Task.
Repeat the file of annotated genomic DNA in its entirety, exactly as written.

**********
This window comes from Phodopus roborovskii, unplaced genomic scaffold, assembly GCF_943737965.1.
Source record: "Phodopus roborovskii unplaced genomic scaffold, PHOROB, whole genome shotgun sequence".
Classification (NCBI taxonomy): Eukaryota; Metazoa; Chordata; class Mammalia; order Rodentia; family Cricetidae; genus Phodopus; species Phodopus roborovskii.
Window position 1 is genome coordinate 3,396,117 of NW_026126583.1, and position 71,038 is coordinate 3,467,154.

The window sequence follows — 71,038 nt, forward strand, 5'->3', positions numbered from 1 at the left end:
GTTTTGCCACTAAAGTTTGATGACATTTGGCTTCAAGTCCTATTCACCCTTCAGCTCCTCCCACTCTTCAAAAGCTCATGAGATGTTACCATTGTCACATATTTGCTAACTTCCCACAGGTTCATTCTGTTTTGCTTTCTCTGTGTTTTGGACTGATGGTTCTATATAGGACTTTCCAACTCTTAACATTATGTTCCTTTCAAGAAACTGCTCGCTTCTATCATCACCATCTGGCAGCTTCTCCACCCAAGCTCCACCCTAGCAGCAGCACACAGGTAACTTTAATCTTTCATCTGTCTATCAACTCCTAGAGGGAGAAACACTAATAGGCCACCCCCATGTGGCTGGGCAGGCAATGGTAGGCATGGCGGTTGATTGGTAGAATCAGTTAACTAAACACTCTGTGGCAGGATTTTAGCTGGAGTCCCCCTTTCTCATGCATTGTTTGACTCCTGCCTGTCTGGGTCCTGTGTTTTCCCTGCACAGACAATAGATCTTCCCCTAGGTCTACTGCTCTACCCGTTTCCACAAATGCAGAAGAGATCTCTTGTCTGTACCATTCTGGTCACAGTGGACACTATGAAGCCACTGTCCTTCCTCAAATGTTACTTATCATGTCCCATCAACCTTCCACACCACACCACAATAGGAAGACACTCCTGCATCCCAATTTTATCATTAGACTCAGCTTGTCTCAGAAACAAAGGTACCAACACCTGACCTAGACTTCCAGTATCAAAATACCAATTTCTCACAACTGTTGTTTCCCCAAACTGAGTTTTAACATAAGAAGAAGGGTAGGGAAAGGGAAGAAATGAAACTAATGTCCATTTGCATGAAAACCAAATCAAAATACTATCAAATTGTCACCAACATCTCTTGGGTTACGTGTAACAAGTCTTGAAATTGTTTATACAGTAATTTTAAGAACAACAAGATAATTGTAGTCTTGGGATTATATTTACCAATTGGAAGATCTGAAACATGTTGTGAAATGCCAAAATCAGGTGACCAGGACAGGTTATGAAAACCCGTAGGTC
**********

This window comes from Phodopus roborovskii, unplaced genomic scaffold, assembly GCF_943737965.1.
Source record: "Phodopus roborovskii unplaced genomic scaffold, PHOROB, whole genome shotgun sequence".
Classification (NCBI taxonomy): Eukaryota; Metazoa; Chordata; class Mammalia; order Rodentia; family Cricetidae; genus Phodopus; species Phodopus roborovskii.
Window position 1 is genome coordinate 3,396,117 of NW_026126583.1, and position 71,038 is coordinate 3,467,154.

The window sequence follows — 71,038 nt, forward strand, 5'->3', positions numbered from 1 at the left end:
GTTTTGCCACTAAAGTTTGATGACATTTGGCTTCAAGTCCTATTCACCCTTCAGCTCCTCCCACTCTTCAAAAGCTCATGAGATGTTACCATTGTCACATATTTGCTAACTTCCCACAGGTTCATTCTGTTTTGCTTTCTCTGTGTTTTGGACTGATGGTTCTATATAGGACTTTCCAACTCTTAACATTATGTTCCTTTCAAGAAACTGCTCGCTTCTATCATCACCATCTGGCAGCTTCTCCACCCAAGCTCCACCCTAGCAGCAGCACACAGGTAACTTTAATCTTTCATCTGTCTATCAACTCCTAGAGGGAGAAACACTAATAGGCCACCCCCATGTGGCTGGGCAGGCAATGGTAGGCATGGCGGTTGATTGGTAGAATCAGTTAACTAAACACTCTGTGGCAGGATTTTAGCTGGAGTCCCCCTTTCTCATGCATTGTTTGACTCCTGCCTGTCTGGGTCCTGTGTTTTCCCTGCACAGACAATAGATCTTCCCCTAGGTCTACTGCTCTACCCGTTTCCACAAATGCAGAAGAGATCTCTTGTCTGTACCATTCTGGTCACAGTGGACACTATGAAGCCACTGTCCTTCCTCAAATGTTACTTATCATGTCCCATCAACCTTCCACACCACACCACAATAGGAAGACACTCCTGCATCCCAATTTTATCATTAGACTCAGCTTGTCTCAGAAACAAAGGTACCAACACCTGACCTAGACTTCCAGTATCAAAATACCAATTTCTCACAACTGTTGTTTCCCCAAACTGAGTTTTAACATAAGAAGAAGGGTAGGGAAAGGGAAGAAATGAAACTAATGTCCATTTGCATGAAAACCAAATCAAAATACTATCAAATTGTCACCAACATCTCTTGGGTTACGTGTAACAAGTCTTGAAATTGTTTATACAGTAATTTTAAGAACAACAAGATAATTGTAGTCTTGGGATTATATTTACCAATTGGAAGATCTGAAACATGTTGTGAAATGCCAAAATCAGGTGACCAGGACAGGTTATGAAAACCCGTAGGTC